For those with dementia, personhood persists
The scene: a long-term care home that serves elderly residents with dementia. It’s lunchtime. A resident is wheeled to the table in a wheelchair. She can’t speak, feed, or dress herself. Her caregivers fasten a bib around her neck.
Conventional wisdom suggests that this woman has lost touch with her world. Her disease has robbed her of her personhood.
Pia Kontos, Research Scientist at Toronto Rehab and Assistant Professor in U of T’s Dalla Lana School of Public Health, sees things differently. She notices that the resident carefully pulls a string of pearls out from beneath the bib, and lays it on top.
Seemingly small gestures like this are evidence of what Kontos calls “embodied selfhood.” People who suffer from diseases like Alzheimer’s, she argues, haven’t lost their essential selves. “Irrespective of their degree of cognitive impairment,” she says, “people continue to express themselves through the body.” These expressions are often related to social etiquette, awareness of appearance, music, dance, or art.
Kontos is marshalling her findings not to treat people with dementia, but to train the people who take care of them — nurses, physiotherapists and other allied health care practitioners — to recognize expressions of embodied selfhood and to puzzle out their meanings.
“People with cognitive impairment are often restrained because their agitation poses a difficulty for care staff,” she says. “But we know that a lot of times agitation or resistance to care are not symptomatic of dementia. They’re meaningful self-expressions.”
She tells the story of a male resident who would hit other residents in the head in the dining room. His behaviour often prompted his caregivers to isolate him. They eventually figured out that he always removed his hat before entering the dining room, and he was offended by those who didn’t. Reseating him with a hatless group solved the problem.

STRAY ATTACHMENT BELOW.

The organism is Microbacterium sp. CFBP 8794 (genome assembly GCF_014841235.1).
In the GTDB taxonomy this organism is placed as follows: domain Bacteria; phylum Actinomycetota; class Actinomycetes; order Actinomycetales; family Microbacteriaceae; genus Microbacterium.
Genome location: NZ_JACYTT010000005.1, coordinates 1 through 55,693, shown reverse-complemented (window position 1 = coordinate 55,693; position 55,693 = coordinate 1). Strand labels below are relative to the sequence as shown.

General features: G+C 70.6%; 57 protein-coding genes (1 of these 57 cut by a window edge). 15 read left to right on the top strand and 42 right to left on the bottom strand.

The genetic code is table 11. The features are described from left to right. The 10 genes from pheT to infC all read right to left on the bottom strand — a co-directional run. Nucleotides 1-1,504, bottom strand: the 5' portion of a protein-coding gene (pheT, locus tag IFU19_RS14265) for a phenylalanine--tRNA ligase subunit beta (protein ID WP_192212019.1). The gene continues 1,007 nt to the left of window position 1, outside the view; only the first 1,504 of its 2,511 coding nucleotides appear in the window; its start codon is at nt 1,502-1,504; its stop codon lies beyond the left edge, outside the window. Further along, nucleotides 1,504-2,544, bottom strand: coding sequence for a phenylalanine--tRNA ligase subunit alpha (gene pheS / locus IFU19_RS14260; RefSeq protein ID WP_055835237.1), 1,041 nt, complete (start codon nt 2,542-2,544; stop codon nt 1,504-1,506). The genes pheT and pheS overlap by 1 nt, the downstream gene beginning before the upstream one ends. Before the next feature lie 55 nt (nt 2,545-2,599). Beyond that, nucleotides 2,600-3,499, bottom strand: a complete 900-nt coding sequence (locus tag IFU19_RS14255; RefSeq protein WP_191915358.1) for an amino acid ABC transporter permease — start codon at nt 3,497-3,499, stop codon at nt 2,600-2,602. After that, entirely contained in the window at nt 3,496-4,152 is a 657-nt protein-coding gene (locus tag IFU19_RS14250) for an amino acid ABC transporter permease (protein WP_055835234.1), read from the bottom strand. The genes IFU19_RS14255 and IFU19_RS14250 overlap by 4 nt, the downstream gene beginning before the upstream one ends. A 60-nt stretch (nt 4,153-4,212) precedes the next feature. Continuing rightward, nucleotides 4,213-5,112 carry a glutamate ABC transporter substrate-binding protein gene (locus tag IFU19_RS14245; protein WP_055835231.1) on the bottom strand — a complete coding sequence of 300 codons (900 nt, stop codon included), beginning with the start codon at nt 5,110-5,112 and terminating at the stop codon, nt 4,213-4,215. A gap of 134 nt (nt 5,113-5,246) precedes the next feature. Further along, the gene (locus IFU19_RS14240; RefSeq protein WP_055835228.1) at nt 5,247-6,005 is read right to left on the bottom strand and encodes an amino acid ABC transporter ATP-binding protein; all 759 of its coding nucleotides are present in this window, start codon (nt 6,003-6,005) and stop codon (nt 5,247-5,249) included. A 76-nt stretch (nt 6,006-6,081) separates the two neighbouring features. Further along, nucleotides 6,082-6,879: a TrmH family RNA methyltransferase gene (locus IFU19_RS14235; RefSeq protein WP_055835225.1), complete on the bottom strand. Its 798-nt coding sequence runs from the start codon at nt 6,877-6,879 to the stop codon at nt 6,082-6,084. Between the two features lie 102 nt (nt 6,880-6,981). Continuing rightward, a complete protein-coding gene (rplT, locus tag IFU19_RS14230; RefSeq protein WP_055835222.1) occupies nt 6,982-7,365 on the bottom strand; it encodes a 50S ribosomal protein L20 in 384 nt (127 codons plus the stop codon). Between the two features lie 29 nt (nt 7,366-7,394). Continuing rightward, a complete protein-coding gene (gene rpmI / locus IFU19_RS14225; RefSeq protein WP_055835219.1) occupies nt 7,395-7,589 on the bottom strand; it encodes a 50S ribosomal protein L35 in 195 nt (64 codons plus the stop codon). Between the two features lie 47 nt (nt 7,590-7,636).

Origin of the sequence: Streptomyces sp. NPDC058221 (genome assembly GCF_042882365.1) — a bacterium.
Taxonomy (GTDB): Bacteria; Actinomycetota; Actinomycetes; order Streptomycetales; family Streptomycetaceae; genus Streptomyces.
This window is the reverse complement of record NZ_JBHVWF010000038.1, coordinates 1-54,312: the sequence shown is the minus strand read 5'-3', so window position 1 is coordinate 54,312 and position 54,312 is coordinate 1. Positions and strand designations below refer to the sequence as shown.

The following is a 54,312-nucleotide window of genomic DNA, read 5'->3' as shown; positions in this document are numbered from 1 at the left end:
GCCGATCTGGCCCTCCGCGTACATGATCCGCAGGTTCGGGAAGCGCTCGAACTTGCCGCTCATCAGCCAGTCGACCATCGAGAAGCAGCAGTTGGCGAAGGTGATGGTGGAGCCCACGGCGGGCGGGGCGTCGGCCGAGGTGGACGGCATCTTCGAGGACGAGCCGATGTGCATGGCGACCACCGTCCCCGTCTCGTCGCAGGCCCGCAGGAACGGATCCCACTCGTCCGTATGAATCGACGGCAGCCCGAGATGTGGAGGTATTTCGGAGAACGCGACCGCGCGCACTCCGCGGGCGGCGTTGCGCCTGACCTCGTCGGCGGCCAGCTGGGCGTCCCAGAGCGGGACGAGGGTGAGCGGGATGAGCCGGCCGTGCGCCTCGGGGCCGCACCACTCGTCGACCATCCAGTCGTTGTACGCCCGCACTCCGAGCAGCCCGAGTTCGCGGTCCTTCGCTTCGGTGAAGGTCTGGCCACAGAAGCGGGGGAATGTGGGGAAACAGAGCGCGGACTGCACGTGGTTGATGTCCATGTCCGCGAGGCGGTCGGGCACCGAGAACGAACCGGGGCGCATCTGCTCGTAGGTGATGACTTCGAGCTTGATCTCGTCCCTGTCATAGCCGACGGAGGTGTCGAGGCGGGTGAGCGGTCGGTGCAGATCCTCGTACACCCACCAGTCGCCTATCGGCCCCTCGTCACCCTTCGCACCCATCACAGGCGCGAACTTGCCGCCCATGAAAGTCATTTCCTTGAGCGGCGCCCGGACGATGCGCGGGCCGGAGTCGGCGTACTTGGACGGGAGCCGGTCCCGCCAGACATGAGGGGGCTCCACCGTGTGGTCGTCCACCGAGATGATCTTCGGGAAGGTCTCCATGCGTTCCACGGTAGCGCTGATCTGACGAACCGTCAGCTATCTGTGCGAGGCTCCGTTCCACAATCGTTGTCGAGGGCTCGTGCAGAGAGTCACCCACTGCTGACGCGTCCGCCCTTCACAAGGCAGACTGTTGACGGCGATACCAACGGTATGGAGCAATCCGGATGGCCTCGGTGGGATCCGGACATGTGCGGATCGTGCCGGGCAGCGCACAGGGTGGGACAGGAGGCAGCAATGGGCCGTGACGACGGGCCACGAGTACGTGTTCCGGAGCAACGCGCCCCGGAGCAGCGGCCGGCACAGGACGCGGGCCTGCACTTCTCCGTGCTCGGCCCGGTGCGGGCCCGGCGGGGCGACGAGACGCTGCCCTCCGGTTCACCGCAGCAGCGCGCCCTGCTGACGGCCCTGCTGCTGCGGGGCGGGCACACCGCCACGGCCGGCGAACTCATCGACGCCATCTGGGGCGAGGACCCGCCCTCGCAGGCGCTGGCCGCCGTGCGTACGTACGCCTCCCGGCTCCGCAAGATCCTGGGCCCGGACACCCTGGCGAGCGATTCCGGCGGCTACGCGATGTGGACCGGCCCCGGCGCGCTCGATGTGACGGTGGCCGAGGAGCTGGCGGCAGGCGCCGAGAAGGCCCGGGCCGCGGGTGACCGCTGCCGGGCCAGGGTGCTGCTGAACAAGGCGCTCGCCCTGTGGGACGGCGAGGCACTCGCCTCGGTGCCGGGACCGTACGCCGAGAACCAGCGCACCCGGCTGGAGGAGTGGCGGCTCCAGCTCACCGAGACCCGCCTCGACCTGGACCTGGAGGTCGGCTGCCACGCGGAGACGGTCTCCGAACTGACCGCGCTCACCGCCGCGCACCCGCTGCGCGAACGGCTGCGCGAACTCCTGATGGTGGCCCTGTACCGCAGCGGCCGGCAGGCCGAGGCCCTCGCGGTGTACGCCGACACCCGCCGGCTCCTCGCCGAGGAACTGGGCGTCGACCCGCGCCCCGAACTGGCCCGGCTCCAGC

“They initially thought his behaviour was symptomatic of his dementia, but it actually had meaning.”
Kontos’s goal was ambitious: to change the assumptions that underlie dementia care.
She faced the problem of how to communicate her ideas to caregivers immersed in a “culture of care” focused on the treatment — often with drugs — of ailments and symptoms.
“Embodied selfhood takes its theoretical bearings from philosophy and sociology,” she explains. “So I had to find a way to translate this idea into a framework that would be meaningful to caregivers in a focus group setting. I didn’t want to spend the whole session explaining what I meant.” So she turned to drama, collaborating with a playwright to dramatize examples of embodied selfhood. The resulting vignettes were performed live and served as a catalyst for discussion and change.
Her focus groups were so successful that she went on to develop an arts-informed educational program based on her findings. In evaluating the program, she found that “when practitioners recognize and respond positively to embodied self expression, not only is agitation reduced, but so is resistance to care. It’s a person-centred approach in that it encourages less reliance on tranquilizers to manage behavior.”
Kontos is driven by what she calls “a moral commitment” to improve the quality of life for residents of long term care facilities.
“It has been a privilege to do this research because I’m helping practitioners recognize the personhood of the people they’re caring for. And once they see it, they can’t not see it. It’s really about honouring personhood. People may have cognitive impairment, but their humanity needs to be nurtured and respected. Personhood persists.”